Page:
Saturday, November 23, 2013

A Tanzanian Wedding

Well, it’s Saturday and it was REALLY nice to sleep in this morning!  I had two late nights and a busy week!  Want to know why?  Ok!  I’ll tell you!

A few months ago, shortly after I made it to Tanzania, I got a wedding invitation from Christina, one of the women who teaches at CAMS.  At the time, I barely knew her but was excited to get to experience a Tanzanian wedding.  In order to help pay for the wedding, guests are asked to make a contribution.  Maria, another teacher, and I went in together and we paid our way.  Then, the preparations began. 

In the beginning, Christina wasn’t planning on having all the parts of a Tanzanian wedding.  Generally, there are four parts to a wedding celebration.  There is a kitchen party, a send-off, the wedding, and a reception.  Christina began planning for only the wedding and reception, but ended up having a kitchen party as well.  This happened last weekend.

Christina and her family.

The closest thing to a kitchen party in the US is a bridal shower, and it is really similar with a couple of differences.  The party was planned by another teacher at the school who is really close to Christina. The guests contributed toward food and a gift.  We also had the option to buy a kanga Christina picked out.  Several people had dresses made from it, wore pieces of it, or dressed in colors to match. 


We gathered for the kitchen party at the other compound.  The entire compound emptied their houses of chairs and added to the tables.  They also helped out with food storage until things were served.  There was quite the spread of food!  We had a chapatti bar.  A chapatti is flat bread that is cooked in oil, kind of like a thick tortilla.  There were several toppings, including beans, rice, and ground beef.  There were vegetable and fruit salads as sides.  The spread included a beautifully decorated cake, wrapped in tulle and ribbons in true Tanzanian fashion. 
The tulle cracks me up.  It's how you wrap a cake!  It's great for keeping bugs off, that's for sure!

After enjoying the meal, there were speeches given by elders who know the bride.  They gave marriage advice on everything from compromising with her new husband, buying soap, keeping a clean house, personal hygiene, and being each other’s best friend.  Some of the advice was VERY personal and was verging on the side of uncomfortable, but it never crossed that line.  I was told later that at some non-Christian kitchen parties, the advice can get MUCH more personal.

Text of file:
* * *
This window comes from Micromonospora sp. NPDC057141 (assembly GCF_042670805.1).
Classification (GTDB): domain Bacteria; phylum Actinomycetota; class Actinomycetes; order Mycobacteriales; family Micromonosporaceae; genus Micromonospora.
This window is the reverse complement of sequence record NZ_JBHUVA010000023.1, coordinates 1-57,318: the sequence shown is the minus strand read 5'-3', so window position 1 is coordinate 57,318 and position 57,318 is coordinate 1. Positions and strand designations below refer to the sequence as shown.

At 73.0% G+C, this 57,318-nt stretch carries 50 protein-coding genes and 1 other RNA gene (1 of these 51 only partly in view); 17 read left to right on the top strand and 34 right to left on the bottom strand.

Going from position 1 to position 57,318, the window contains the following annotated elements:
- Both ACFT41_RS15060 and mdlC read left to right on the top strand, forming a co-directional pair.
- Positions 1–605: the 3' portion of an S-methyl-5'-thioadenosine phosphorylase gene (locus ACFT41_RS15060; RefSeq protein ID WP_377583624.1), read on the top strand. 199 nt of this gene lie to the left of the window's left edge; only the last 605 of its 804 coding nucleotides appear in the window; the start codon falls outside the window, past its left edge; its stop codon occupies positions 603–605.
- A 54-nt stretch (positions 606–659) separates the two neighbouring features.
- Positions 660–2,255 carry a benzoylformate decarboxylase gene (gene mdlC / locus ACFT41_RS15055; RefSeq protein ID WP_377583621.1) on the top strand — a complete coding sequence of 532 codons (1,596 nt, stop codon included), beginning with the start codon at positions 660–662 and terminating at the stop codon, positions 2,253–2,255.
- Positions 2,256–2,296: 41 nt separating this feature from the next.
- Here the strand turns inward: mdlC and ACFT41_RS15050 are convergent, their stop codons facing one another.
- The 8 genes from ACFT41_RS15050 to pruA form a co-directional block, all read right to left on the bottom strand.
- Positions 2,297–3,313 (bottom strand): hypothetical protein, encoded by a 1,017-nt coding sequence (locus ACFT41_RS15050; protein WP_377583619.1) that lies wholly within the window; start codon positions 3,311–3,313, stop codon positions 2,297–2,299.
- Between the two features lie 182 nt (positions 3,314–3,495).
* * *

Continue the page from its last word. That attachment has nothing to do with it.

After they were done, it was time for cake and gifts.  Christina received several things that will be helpful in a new home.  We all had a great time and left feeling very full and excited for the wedding on Friday.


As friends and family spent the week preparing for the wedding, I spent the week with yet another classroom change.  I said goodbye to my Standard 1’s and began with Standard 2.  Other CAMS teachers continued with testing and preparing to write end of term reports, which are due in a couple of weeks.  They also dropped fabric off at the fundi so that they could have a new dress for the wedding.  In a style that would make any procrastinator proud, I waited WAY too long to get my fabric in, so I ended up making my dress myself, staying up WAY past my bedtime to get it done the night before.   It wasn’t anything fancy, but it wasn’t bad considering I was using a borrowed machine, did not measure with anything that could have seen as conventional, and had absolutely no pattern to follow. 

The wedding was beautiful!  Being in the Anglican Cathedral, it was a familiar service.  It was done both in English and Swahili so that everyone there could understand, which was very nice.  The only part of the service that was new to me was that toward the beginning, they washed each other’s hands.  This was to symbolize that they were washing away the single lives they had been living so that they could make a stronger bond as a couple.  I really liked this symbolism!